Unforgiving of those who trespass against U.S.: state laws criminalizing immigration status.

AuthorMcKanders, Karla Mari


Since around 2005, states and localities have been using criminal trespass laws to target undocumented immigrants for unlawful presence. (1) In New Hampshire, California, and Florida, local police officers have used state criminal trespass laws to prosecute undocumented immigrants. (2) For example, the New Hampshire criminal trespass laws provide that a person is guilty "if, knowing he is not licensed or privileged to do so, he enters or remains in any place." (3) New Hampshire has applied this law to immigrants it believes to be unlawfully present in violation of immigration laws. Specifically, in April 2010, Arizona passed SB 1070: Support Our Law Enforcement and Safe Neighborhoods Act. (4) SB 1070 creates crimes involving trespassing by "illegal aliens" and harboring or concealing unlawful aliens. (5) The Act's intent is to use state government actors to target undocumented immigrants to increase the attrition of immigrants it deems to be unlawfully present in Arizona. (6) "The provisions of this act ... are intended to work together to discourage and deter the unlawful entry and presence of aliens and economic activity by persons unlawfully present in the United States." (7) State trespass laws that criminalize unlawful presence of immigrants in the form of trespass statutes are unconstitutional regulations of immigration and are a preempted exercise of state power.

This paper is the first paper in legal academia to analyze the constitutionality of criminal trespass statutes as applied to immigrants. Thus far, immigration law scholars have taken various positions on state and local regulation of Immigration. (8) For example, Michael Olivas believes that state, county, and local ordinances aimed at regulating general immigration functions are unconstitutional and a function of exclusive federal preemptory power. (9) He believes that shifting immigration powers to the sub-federal level will likely lead to weaker federal enforcement and less effective national security resources aimed at immigration enforcement and administration. (10) Immigration law scholar Cristina Rodriguez posits that the issues regarding state and local regulation of immigration are not really about immigration at all; instead, they are about local resource allocation. (11) Accordingly, she advocates for state and local regulation. (12) In my article, Welcome to Hazleton, I proposed that Congress enact laws expressly preempting state and local action unless specifically provided for in the text of the federal law. (13) Similarly, in the context of state and local laws policing immigration status, I again maintain that states and localities can only act when Congress gives them express permission.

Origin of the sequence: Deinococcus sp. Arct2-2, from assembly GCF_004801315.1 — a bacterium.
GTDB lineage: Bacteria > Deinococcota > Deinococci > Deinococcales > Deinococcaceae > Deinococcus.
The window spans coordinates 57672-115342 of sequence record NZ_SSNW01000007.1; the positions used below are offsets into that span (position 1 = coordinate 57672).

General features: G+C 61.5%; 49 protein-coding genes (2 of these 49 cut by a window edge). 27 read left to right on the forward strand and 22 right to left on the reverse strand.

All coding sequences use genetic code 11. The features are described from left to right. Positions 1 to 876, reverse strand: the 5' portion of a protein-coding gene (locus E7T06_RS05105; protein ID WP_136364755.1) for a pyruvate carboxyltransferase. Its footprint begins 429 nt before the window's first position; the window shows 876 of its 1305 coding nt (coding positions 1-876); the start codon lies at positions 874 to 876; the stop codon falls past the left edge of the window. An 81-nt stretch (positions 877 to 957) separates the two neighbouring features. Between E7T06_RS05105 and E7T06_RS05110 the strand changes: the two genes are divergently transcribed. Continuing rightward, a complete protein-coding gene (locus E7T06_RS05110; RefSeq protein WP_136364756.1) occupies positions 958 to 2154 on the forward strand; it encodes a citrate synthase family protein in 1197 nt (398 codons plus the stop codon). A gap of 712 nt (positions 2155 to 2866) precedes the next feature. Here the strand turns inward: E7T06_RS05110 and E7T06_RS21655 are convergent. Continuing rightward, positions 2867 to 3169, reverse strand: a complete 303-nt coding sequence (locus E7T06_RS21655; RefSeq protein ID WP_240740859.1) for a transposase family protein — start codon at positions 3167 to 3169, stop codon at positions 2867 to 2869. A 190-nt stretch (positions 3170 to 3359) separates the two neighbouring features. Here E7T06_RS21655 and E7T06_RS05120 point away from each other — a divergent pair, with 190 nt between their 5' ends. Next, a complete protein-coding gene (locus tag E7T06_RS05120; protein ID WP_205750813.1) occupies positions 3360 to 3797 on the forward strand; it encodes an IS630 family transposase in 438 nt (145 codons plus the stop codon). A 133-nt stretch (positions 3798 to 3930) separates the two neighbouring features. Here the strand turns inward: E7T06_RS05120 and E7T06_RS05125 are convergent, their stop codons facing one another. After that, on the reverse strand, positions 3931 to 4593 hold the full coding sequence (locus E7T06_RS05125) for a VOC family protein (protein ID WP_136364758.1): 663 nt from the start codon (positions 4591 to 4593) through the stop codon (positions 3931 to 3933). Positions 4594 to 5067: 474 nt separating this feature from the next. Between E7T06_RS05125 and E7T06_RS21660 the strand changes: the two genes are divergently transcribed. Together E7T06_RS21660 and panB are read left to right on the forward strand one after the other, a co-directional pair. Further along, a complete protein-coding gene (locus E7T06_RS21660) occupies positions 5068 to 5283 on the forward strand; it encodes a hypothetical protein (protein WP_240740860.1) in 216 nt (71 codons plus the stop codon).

This symposium examines the recent increase in the involvement of state and local governments in enacting and enforcing laws targeting immigrant populations. This increase began in 2007 in Hazleton, Pennsylvania with the passage of ordinances targeting undocumented immigrants. (14) The main concern of state criminal laws that sanction unlawful presence is whether they are constitutionally preempted. Specifically, it has been alleged that the Arizona statute and Arizona-like laws restrain the liberty of U.S. citizens and documented immigrants and interfere with federal immigration policy. (15) State and local laws sanctioning unlawful presence substantially overlap with the Immigration and Nationality Act of 1952 ("INA"), (16) Immigration and Nationality Act's 1996 criminal provisions sanctioning unlawful entry and re-entry, (17) and civil immigration penalties for unlawful presence as a ground for deportation. (18)

In evaluating the constitutionality of state trespass laws that criminalize immigration status, this paper proceeds in three parts. The first part of the paper details how as a sovereign nation, U.S. laws have excluded undesirable categories of people from admission and have attempted to criminalize specific immigration violations. Early immigration laws provided civil sanctions for unlawful presence, and also provided criminal sanctions for unlawful entry and re-entry. (19) The second part explains and critiques the sections of SB 1070 (20) that create separate state criminal offenses for violating federal immigration laws--namely unlawful presence or criminal trespass. The third part analyzes the constitutionality of the criminal provisions of SB 1070 that make it a state crime to be unlawfully present in the state in relation to specific provisions of the INA and federal immigration policy. The paper concludes that state trespass laws that criminalize unlawful presence of immigrants and attempt to delegate immigration enforcement to state officials are unconstitutional regulations of immigration and are therefore a preempted exercise of state power.